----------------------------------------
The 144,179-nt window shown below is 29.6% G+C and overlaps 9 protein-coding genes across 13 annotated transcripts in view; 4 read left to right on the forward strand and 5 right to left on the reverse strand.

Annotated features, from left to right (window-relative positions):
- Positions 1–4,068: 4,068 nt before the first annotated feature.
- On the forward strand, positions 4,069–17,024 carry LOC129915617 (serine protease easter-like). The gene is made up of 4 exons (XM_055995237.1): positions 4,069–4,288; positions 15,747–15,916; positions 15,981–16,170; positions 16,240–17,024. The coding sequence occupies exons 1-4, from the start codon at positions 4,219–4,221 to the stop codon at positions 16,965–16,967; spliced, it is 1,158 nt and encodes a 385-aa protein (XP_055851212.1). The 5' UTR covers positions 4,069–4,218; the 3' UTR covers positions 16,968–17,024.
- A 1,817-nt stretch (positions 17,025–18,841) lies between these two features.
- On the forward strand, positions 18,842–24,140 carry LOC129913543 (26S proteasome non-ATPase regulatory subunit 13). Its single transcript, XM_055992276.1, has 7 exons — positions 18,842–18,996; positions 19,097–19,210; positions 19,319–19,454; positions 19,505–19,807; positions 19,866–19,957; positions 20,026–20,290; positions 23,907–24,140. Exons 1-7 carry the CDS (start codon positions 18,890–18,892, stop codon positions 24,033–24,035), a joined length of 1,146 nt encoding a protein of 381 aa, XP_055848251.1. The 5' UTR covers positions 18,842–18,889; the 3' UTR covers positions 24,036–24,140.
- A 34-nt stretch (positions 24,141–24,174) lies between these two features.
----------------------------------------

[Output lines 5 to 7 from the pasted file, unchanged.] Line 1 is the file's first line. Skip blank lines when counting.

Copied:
- A 1,817-nt stretch (positions 17,025–18,841) lies between these two features.
- On the forward strand, positions 18,842–24,140 carry LOC129913543 (26S proteasome non-ATPase regulatory subunit 13). Its single transcript, XM_055992276.1, has 7 exons — positions 18,842–18,996; positions 19,097–19,210; positions 19,319–19,454; positions 19,505–19,807; positions 19,866–19,957; positions 20,026–20,290; positions 23,907–24,140. Exons 1-7 carry the CDS (start codon positions 18,890–18,892, stop codon positions 24,033–24,035), a joined length of 1,146 nt encoding a protein of 381 aa, XP_055848251.1. The 5' UTR covers positions 18,842–18,889; the 3' UTR covers positions 24,036–24,140.
- A 34-nt stretch (positions 24,141–24,174) lies between these two features.